Take the 2-minute tour ×
Mathematics Stack Exchange is a question and answer site for people studying math at any level and professionals in related fields. It's 100% free, no registration required.

I was stumped by another past-year question:

In $\triangle ABC$, prove that $$\cot(A)\cot(B)+\cot(B)\cot(C)+\cot(C)\cot(A)=1.$$

Here's what I have done so far: I tried to replace $C$, using $C=180^\circ-(A+B)$. But after doing this, I don't know how to continue.

I would be really grateful for some help on this, thanks!

share|improve this question
    
It would be better if u showed what have you tried or what are your ideas as to begin with a solution for this. –  Bhargav Sep 7 '11 at 8:10
    
@Sophia Please post questions showing that you have put some effort into trying to solve the problem. By the way are you posting this question in preparation for your SPM? –  user38268 Sep 7 '11 at 8:32
    
@D B Lim: Nope, I am only doing them for my school's final examination. I will only have my SPM next year. As for showing effort, I have been thinking, asking friends, looking up info about the topic, but still don't know how to continue. –  Sophia Sep 7 '11 at 9:04
    
What they meant was that you show what algebra you've tried to solve this problem (i.e., what you've tried writing on paper). –  J. M. Sep 7 '11 at 9:56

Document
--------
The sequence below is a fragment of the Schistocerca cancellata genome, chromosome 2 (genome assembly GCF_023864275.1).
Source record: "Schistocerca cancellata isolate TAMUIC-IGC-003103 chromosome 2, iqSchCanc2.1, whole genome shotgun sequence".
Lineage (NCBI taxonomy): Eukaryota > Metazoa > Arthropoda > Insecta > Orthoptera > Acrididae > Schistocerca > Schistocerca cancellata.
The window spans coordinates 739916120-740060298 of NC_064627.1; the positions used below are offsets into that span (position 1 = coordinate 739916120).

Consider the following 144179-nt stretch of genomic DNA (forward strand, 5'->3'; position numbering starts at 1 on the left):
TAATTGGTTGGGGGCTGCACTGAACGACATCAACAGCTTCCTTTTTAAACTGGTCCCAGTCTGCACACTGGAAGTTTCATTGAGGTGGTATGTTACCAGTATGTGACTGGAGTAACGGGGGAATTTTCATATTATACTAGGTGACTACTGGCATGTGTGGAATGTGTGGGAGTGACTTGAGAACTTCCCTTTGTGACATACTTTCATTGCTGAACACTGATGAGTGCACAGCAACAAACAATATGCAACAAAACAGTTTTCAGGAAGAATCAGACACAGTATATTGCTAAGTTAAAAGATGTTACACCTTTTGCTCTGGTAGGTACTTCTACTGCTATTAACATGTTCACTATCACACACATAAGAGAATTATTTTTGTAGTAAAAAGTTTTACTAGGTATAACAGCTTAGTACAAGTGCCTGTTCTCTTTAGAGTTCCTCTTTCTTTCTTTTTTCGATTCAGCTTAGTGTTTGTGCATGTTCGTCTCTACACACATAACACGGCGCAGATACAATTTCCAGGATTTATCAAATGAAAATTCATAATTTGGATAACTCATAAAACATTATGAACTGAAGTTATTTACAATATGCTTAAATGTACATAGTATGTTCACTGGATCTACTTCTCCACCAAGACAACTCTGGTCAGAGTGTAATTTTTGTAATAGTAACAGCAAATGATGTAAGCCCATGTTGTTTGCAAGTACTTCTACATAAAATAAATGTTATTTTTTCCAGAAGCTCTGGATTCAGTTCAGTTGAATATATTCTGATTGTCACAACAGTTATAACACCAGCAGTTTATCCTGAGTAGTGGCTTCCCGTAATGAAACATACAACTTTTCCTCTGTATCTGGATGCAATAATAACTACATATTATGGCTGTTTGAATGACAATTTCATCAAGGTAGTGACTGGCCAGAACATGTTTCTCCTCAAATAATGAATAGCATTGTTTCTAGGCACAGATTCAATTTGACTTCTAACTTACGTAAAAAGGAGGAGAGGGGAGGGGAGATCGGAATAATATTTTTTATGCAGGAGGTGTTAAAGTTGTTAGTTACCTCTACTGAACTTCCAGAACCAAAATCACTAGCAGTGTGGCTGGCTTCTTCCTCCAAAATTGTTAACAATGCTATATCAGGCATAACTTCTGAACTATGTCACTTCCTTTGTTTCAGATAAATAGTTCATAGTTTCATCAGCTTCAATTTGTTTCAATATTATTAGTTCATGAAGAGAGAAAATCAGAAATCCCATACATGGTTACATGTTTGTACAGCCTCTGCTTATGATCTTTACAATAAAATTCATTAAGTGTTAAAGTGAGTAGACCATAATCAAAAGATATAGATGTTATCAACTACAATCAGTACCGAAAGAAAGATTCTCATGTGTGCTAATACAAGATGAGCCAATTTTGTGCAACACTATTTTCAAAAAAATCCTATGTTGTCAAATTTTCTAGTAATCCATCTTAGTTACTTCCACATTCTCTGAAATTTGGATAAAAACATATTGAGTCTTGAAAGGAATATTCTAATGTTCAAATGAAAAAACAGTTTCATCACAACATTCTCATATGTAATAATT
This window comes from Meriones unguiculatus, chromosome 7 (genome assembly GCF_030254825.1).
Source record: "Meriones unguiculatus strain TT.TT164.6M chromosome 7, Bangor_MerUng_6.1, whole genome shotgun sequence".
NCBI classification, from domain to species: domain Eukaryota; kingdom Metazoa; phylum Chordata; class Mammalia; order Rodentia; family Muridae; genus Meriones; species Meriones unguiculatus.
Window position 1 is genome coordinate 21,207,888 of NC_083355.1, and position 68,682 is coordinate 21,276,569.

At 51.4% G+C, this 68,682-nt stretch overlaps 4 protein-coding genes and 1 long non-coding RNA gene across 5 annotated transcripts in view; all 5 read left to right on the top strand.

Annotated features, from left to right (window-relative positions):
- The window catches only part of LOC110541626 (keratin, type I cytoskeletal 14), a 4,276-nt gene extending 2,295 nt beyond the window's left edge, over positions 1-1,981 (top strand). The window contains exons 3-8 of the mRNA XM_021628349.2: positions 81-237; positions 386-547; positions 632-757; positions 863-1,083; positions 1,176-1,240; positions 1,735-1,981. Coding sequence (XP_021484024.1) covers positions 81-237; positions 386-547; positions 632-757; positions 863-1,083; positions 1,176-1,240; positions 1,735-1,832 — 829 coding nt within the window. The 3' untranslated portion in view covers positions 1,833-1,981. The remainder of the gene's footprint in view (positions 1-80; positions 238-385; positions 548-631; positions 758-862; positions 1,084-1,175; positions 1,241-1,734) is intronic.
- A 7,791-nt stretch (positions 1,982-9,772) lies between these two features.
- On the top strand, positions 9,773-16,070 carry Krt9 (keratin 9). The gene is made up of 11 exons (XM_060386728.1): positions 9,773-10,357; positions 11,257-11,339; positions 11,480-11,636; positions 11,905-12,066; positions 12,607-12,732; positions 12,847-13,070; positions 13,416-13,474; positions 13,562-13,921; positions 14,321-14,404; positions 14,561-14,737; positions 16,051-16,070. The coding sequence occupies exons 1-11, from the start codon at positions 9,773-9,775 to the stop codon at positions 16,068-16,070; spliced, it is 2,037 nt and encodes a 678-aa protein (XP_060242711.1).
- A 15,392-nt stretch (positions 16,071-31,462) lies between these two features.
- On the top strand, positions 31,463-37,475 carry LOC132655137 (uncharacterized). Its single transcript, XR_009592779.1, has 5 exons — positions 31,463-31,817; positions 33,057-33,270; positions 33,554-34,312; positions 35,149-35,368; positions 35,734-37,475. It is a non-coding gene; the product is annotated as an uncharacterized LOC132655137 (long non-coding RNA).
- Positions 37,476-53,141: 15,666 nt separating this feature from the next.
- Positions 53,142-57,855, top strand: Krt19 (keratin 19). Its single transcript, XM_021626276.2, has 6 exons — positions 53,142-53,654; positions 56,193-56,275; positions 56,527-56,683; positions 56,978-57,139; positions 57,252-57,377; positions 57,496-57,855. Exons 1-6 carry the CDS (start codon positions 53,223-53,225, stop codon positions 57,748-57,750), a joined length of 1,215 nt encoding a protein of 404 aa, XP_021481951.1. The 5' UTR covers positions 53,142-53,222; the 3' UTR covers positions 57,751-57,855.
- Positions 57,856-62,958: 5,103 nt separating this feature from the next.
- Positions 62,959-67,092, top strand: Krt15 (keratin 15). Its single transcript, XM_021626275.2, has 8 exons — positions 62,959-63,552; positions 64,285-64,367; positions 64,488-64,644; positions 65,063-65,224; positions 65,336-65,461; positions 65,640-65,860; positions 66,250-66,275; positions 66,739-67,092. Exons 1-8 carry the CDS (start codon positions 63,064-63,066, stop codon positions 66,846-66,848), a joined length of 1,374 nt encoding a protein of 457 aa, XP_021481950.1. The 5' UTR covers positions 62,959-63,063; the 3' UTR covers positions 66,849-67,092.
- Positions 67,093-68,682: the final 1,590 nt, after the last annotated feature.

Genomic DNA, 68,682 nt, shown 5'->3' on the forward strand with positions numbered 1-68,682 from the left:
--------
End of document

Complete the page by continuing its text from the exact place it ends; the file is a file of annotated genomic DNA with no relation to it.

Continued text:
Not an answer, but you might have seen the identity: $\tan A + \tan B + \tan C = \tan A \cdot \tan B \cdot \tan C$. These two are really the same. –  Srivatsan Sep 7 '11 at 12:55

2 Answers 2

$$\cot(A+B+C)=\frac{\cot(A)\cot(B)\cot(C)-(\cot(A)+\cot(B)+\cot(C))}{\cot(A)\cot(B)+\cot(C)\cot(B)+\cot(C)\cot(A)-1}$$

now use the fact that $\cot(\pi)$ is infinity and for that the denominator on the right hand side has to be 0

share|improve this answer

So, we want to show that

$$\cot(A)\cot(B)+(\cot(A)+\cot(B))\cot(\pi-A-B)=1$$

Remembering that $\cot$ is odd ($\cot(-u)=-\cot u$) and has period $\pi$ ($\cot(u+\pi)=\cot u$), we have

$$\cot(A)\cot(B)-(\cot(A)+\cot(B))\cot(A+B)=1$$

At this point, you might want to turn everything into sines and cosines, use the addition formulae, and combine what can be combined.

Alternatively, you can derive the addition formula

$$\cot(\theta+\varphi)=\frac{\cot\,\theta\cot\,\varphi-1}{\cot\,\theta+\cot\,\varphi}$$

from the addition formulae for $\sin$ and $\cos$ and then substitute into your original identity.

share|improve this answer

Your Answer

 
discard

By posting your answer, you agree to the privacy policy and terms of service.

Not the answer you're looking for? Browse other questions tagged or ask your own question.